Their primary response has been to rely on various types of “value-added modeling,” frequently dubbed VAM. Other than VAM, most of the test-based accountability systems reformers have imposed have taken one of two approaches. One, the NCLB approach, simply compares the performance of one cohort of kids—say this year’s fourth-graders— to an arbitrary standard, the “Proficient” cut score. Each year every school has a target, a percentage of kids in that cohort who should reach or exceed the Proficient standard. The second approach, exemplified by the Kentucky system I described earlier, bases accountability on the change between successive cohorts. If the percentage proficient in this year’s fourth-graders exceeds last year’s percentage (or the percentage two years previously, in Kentucky’s case) as much as your arbitrary target demands, you’re golden. If the percentage proficient doesn’t improve enough, you may be punished. VAMs are an entirely different approach. The original idea behind VAM was that we can track the scores of individual students over time to estimate how much each one improved in a given subject. Using earlier scores, we can predict how each student is likely to score at the end of his or her current grade. Sometimes these predictions are based solely on students’ earlier scores, while in other systems they take into account some background factors as well. Schools don’t have a lot of background information about students, but the variables included in the VAM model can include gender, receipt of free or reduced-price lunch, limited proficiency in English, or disability status. Either way, each student’s deviation from her predicted score for the current grade is assumed to measure the impact of a teacher’s work. The estimate of a teacher’s value added is obtained by adding these deviations from prediction for all her students. If a teacher’s students do better than predicted, that is taken to show that she is effective, but if they do worse, she is ineffective. Hence these deviations are taken to indicate the “value” the teacher has added to his students’ trajectories.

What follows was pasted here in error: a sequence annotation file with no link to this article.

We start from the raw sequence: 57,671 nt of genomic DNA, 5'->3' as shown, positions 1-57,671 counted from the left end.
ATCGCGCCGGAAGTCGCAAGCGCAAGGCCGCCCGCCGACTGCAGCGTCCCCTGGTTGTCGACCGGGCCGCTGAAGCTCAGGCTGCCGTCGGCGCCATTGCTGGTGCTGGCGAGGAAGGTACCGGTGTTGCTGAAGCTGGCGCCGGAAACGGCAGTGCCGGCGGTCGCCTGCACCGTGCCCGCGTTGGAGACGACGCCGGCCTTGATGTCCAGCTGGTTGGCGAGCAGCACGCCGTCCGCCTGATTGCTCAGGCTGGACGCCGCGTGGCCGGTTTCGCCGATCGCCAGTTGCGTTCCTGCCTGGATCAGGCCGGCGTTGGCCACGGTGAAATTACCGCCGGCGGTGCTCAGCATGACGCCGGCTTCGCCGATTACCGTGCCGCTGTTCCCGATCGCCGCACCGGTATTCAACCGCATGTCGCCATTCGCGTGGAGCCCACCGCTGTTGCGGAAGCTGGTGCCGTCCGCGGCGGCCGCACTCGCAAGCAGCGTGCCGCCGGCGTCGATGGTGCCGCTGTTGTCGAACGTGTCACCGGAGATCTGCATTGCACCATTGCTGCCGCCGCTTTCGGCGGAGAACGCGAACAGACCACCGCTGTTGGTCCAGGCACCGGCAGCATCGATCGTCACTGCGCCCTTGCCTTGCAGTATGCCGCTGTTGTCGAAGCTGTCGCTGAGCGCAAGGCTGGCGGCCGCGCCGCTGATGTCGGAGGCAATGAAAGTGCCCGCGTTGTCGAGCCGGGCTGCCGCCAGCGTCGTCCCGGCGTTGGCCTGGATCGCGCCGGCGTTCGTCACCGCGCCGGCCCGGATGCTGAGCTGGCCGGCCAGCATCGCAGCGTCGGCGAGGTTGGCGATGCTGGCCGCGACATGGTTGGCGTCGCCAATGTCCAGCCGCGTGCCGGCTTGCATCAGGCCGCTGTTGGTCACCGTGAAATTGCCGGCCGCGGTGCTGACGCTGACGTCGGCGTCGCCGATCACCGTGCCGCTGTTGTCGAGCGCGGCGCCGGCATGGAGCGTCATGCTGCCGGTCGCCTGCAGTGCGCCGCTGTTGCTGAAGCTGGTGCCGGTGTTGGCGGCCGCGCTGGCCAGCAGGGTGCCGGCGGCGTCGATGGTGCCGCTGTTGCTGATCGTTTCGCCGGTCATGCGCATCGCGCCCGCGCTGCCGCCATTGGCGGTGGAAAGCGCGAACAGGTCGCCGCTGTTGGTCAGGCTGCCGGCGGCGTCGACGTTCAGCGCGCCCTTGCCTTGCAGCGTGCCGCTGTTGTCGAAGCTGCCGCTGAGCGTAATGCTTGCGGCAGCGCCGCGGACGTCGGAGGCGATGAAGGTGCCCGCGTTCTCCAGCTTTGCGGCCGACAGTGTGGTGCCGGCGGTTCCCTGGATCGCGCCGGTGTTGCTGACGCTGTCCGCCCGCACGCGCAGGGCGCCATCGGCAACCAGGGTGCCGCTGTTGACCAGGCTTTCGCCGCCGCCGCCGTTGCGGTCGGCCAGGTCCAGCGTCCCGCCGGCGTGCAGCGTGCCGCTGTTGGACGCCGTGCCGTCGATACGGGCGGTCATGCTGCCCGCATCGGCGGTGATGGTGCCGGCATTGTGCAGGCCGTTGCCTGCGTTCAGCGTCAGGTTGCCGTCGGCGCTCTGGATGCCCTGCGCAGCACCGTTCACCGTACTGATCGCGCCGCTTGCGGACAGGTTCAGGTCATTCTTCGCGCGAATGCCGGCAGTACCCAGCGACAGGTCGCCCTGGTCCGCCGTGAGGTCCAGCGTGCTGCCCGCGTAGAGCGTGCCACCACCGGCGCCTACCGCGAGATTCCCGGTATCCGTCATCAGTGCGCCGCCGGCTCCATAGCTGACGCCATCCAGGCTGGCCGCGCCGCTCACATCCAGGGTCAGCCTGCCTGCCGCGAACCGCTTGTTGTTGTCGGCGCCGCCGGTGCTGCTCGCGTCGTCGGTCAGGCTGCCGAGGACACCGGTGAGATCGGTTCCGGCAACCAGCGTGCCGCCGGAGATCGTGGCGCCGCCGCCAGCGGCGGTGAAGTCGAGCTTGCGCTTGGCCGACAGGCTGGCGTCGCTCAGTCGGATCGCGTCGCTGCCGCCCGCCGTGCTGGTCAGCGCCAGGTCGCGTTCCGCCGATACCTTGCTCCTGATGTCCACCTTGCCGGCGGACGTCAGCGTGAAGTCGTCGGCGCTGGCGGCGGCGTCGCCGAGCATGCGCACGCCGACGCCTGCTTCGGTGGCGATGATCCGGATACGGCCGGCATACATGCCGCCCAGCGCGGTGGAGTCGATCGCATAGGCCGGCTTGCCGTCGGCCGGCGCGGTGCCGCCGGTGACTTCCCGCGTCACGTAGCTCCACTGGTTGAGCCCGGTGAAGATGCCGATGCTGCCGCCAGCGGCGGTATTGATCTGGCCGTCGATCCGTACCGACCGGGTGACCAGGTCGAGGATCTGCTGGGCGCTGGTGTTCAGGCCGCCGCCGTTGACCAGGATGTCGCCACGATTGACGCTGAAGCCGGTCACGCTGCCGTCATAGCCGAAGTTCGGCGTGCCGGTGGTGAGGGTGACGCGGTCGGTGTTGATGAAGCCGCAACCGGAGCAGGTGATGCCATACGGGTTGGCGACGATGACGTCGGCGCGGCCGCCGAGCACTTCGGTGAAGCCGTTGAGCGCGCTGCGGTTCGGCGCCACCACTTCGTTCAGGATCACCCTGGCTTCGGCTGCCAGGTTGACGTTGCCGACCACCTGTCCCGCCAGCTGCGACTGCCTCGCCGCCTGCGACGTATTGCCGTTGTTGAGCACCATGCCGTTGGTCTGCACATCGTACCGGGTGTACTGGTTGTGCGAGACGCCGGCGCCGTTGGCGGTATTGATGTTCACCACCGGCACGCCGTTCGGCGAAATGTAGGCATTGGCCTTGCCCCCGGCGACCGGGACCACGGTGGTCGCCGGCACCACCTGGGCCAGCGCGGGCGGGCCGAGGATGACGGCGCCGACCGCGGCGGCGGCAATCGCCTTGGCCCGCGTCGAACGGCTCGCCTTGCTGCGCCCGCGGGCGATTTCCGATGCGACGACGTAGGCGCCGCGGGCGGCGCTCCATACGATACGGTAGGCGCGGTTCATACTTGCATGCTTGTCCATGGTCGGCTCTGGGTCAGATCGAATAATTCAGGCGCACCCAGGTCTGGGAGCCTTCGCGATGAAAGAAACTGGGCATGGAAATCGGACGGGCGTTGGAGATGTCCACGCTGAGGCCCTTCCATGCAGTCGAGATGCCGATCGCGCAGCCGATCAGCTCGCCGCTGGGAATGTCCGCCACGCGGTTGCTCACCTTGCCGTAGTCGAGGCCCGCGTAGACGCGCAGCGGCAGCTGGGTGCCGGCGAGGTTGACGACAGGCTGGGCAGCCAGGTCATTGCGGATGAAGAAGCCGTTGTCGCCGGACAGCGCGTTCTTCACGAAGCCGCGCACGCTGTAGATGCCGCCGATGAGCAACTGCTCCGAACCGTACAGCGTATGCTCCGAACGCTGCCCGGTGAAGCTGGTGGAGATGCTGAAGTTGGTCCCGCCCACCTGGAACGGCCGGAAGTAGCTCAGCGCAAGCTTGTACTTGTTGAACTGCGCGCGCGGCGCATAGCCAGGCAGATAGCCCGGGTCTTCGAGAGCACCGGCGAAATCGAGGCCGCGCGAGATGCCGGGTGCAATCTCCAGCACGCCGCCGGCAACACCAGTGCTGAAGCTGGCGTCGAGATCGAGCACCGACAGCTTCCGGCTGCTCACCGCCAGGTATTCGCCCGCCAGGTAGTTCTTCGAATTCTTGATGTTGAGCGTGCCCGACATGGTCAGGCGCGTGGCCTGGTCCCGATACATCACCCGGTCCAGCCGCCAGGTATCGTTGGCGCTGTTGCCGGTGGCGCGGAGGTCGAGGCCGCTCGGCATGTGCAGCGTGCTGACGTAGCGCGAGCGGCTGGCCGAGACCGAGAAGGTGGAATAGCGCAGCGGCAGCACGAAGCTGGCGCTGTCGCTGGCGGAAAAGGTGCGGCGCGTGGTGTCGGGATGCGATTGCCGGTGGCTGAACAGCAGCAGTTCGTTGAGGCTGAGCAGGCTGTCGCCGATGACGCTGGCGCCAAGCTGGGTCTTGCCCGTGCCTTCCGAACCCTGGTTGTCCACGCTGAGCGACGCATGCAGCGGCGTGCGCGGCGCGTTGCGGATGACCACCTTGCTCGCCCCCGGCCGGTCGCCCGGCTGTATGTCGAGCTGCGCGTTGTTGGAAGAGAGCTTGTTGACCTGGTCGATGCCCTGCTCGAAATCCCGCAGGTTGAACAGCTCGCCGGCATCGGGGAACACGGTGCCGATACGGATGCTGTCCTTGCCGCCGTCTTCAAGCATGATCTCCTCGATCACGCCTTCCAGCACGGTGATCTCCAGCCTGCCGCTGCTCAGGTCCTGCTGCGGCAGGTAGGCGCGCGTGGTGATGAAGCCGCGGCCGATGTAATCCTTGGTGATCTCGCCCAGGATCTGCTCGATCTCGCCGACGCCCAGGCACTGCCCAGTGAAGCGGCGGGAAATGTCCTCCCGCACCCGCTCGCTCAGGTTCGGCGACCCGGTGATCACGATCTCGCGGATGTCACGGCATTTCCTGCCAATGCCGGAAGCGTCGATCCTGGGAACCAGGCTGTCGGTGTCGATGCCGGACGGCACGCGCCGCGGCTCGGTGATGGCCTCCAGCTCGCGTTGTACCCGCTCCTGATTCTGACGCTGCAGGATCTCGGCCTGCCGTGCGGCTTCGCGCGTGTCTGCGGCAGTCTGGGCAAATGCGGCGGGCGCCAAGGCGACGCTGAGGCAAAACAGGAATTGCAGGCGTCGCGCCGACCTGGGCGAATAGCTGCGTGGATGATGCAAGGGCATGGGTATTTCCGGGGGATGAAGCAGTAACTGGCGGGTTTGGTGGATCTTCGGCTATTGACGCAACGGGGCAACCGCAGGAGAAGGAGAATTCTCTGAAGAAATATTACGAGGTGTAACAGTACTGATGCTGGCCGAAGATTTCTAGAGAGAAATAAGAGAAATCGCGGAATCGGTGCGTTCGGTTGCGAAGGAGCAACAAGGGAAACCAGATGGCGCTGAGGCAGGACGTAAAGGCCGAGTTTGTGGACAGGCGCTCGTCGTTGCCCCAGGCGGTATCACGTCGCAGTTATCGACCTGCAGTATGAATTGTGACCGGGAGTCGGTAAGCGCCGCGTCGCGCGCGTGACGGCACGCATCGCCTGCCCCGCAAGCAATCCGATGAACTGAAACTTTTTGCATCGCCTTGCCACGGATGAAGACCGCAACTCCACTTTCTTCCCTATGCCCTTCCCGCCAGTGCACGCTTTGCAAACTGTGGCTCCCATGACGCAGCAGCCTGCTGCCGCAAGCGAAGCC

While this seems conceptually simple, it is devilishly hard in practice, raising very difficult problems of both measurement and statistical modeling. Moreover, while VAM began with this approach, it has spawned many others, some quite different from this first one, and the differences among them are technically complex. For simplicity, I’ll stick with this original approach.
The movement to use VAMs had two major motivations. The first is that it is simply more logical to hold teachers or schools accountable for how much students have improved over the year they taught them, rather than for the achievement they have accumulated over their entire lives to that date. If a student starts at a new school in fifth grade but came in at a second-grade reading level, it’s not fair to punish the new school for his low test scores, and by the same token, it’s not fair to credit a teacher for the high scores of a student who enters school that year already performing very well. The second motivation is that it helps separate the effects of teaching from all of the other things that influence test scores.